If the patient is 40 years or older, then I consider corneal thickness, corneal steepening and how happy or unhappy the patient is with his or her visual acuity. If the visual acuity is better than 20/30, I do nothing.

If the visual acuity is less than 20/40, then I move forward with the procedure. The K reading must be 60 D or less and the corneal thickness must be at least 450 µm.

Case study

An adult refugee from Iran presented to me with keratoconus. He was referred to me by chance because I am of Iranian origin and can speak Farsi.

He had undergone crosslinking to stop the progression of keratoconus, in Iran, at the age of 32. His preoperative visual acuity was only 20/100 (Figure 1). His vision could not be increased with refraction and he was unable to tolerate contact lenses.

He shared that he could not read and was having trouble learning the German language because the courses he was undertaking were in German and he was unable to see anything. He was the first patient I treated with topography-guided PRK because he had been crosslinked 4 years earlier.

Three months postoperatively, his vision had increased from 20/100 to 20/25 unaided. The difference map on the Pentacam (Oculus) was identical to the calculated ablation pattern (Figure 1). Four months later, I performed the same procedure on his second eye.

Surgical pearls

For surgeons who are new to topography-guided treatment, I recommend starting with the ‘topo smooth’ software of the CRS-Master (Carl Zeiss Meditec). This has the advantage that you do not need to perform any calculations. It is just ‘one click’.

If the patient is highly myopic, one can just reduce the sphere by 1 to 2 D but should not add astigmatism to the refraction because this can result in a refractive surprise. The optical zone should not be too big because the laser increases the treatment zone up to 9 mm including the transition zone. The optical zone should be 6 to no more than 6.5 mm, depending on how much tissue ablation is needed.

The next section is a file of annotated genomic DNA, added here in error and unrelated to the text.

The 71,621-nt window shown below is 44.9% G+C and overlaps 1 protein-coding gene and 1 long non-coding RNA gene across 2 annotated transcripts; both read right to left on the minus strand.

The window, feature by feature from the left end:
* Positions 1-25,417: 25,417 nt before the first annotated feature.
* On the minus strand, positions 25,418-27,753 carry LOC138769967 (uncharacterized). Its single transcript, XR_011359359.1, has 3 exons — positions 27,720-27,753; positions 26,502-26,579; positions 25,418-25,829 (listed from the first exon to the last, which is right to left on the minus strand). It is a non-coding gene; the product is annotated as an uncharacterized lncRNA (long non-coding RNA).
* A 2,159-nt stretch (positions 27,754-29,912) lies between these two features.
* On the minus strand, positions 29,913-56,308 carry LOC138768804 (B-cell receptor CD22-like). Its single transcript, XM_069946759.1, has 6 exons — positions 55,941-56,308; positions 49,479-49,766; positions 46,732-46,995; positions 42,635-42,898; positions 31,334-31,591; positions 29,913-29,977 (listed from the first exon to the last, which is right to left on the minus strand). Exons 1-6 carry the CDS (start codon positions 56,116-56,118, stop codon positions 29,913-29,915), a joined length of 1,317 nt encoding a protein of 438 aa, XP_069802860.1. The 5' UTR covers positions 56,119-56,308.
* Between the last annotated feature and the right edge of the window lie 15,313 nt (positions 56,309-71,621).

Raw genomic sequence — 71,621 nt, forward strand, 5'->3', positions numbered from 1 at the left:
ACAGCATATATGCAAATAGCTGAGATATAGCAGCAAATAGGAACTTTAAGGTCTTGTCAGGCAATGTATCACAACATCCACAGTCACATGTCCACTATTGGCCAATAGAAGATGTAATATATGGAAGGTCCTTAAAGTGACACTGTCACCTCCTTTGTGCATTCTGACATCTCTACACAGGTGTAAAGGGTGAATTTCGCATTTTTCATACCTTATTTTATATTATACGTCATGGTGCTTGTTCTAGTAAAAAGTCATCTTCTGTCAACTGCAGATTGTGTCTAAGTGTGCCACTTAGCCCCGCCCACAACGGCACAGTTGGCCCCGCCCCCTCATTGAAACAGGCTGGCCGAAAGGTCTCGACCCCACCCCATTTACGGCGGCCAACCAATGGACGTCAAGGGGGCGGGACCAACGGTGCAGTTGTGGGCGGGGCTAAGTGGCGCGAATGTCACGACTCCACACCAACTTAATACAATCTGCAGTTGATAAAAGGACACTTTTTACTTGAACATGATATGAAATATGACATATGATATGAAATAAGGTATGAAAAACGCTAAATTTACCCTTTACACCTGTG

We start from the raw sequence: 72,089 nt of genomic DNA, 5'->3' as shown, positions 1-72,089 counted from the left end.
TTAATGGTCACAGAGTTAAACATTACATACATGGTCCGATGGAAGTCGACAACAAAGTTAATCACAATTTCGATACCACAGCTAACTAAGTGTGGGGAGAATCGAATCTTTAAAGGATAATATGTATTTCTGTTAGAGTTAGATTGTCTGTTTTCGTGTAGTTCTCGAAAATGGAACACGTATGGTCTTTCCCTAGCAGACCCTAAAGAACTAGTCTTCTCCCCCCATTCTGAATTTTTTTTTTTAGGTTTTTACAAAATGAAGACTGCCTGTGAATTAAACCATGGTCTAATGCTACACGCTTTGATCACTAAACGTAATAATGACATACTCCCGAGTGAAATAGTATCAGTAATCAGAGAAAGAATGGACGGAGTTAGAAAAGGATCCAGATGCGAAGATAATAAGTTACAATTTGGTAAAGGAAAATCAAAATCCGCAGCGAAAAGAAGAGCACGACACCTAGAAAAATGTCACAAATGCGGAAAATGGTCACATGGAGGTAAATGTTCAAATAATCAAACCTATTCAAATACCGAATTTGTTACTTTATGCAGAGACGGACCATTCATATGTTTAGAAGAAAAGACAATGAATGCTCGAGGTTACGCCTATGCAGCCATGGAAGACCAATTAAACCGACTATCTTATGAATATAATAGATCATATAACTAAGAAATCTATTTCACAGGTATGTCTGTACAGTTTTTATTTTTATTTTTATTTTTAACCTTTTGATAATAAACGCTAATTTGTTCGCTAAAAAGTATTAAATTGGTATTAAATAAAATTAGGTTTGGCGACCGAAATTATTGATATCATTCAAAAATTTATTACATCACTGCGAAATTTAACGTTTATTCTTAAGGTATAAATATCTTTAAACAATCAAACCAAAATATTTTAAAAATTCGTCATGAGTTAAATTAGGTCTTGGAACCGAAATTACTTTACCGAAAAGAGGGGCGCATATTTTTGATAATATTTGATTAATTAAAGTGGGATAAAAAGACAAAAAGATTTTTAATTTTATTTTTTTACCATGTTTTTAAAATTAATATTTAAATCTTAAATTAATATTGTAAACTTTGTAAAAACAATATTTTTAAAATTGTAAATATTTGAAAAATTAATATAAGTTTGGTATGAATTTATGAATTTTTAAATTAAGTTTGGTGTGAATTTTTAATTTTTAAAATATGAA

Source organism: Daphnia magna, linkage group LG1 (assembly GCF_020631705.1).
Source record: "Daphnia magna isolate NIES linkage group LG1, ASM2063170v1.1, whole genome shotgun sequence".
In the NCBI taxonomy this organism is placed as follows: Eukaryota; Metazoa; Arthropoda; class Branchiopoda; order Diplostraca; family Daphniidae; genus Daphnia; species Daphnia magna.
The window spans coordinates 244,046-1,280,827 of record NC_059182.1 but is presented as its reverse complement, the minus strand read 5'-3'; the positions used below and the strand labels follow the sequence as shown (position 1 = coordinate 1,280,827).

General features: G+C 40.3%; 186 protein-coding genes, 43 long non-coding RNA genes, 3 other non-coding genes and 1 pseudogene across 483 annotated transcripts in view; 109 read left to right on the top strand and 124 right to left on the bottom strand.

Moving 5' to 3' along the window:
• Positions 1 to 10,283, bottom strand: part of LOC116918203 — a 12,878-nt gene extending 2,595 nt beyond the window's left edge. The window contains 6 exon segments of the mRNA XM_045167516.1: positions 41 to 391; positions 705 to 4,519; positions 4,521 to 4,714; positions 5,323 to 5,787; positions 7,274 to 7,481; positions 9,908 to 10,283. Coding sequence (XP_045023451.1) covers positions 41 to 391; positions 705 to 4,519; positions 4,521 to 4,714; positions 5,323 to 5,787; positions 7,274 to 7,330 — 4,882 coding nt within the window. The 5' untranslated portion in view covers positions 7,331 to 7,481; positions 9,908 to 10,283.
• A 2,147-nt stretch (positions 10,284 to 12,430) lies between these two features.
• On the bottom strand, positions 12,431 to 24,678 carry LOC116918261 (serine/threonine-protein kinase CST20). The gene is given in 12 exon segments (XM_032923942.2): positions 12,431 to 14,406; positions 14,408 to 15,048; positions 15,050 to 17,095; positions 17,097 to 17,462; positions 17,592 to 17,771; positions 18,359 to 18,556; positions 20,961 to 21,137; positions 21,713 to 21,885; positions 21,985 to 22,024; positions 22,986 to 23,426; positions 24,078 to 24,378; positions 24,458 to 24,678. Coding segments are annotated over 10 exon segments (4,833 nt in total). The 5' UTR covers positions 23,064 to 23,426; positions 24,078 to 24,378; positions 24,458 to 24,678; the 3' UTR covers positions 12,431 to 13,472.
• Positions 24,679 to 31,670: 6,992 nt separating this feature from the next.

I also use a treatment-planning device (OCT Zeiss Cirrus 5000, Carl Zeiss Meditec) for epithelial mapping to assess how thick the corneal epithelium is. I can receive a calculation for the ablation and add the tissue.

This means if the patient has an epithelial thickness of 45 µm, I can add 45 µm in the calculation. Then I can perform a trans topography-guided PRK with the Mel 90 Excimer laser in one step, which makes it all easier.

All topography-guided PRKs in patients with keratoconus must be performed as transepithelial procedures. One should also never forget to apply 0.02% mitomycin to the treated area for 60–80 seconds to inhibit the development of corneal haze.

Conclusion

Topography-guided PRK can be a reasonable procedure, with or without the addition of corneal crosslinking, to increase visual acuity and quality. The procedure is easy to calculate and to perform.

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Navid Ardjomand, MD
E: navid@ardjomand.at
Prof. Navid Ardjomand is a consultant ophthalmic surgeon specialising in cornea, cataract and refractive surgery, and an associate professor at the Medical University Graz. He is a consultant for Carl Zeiss Meditec.

References

  1. Khakshoor H, Razavi F, Eslampour A, Omdtabrizi A. Photorefractive keratectomy in mild to moderate keratoconus: outcomes in over 40-year-old patients. Indian J Ophthalmol. 2015;63:157-161.
  2. Fujimoto H, Maeda N, Shintani A, et al. Quantitative evaluation of the natural progression of keratoconus using three-dimensional optical coherence tomography. Invest Ophthalmol Vis Sci. 2016;57: OCT169-OCT175.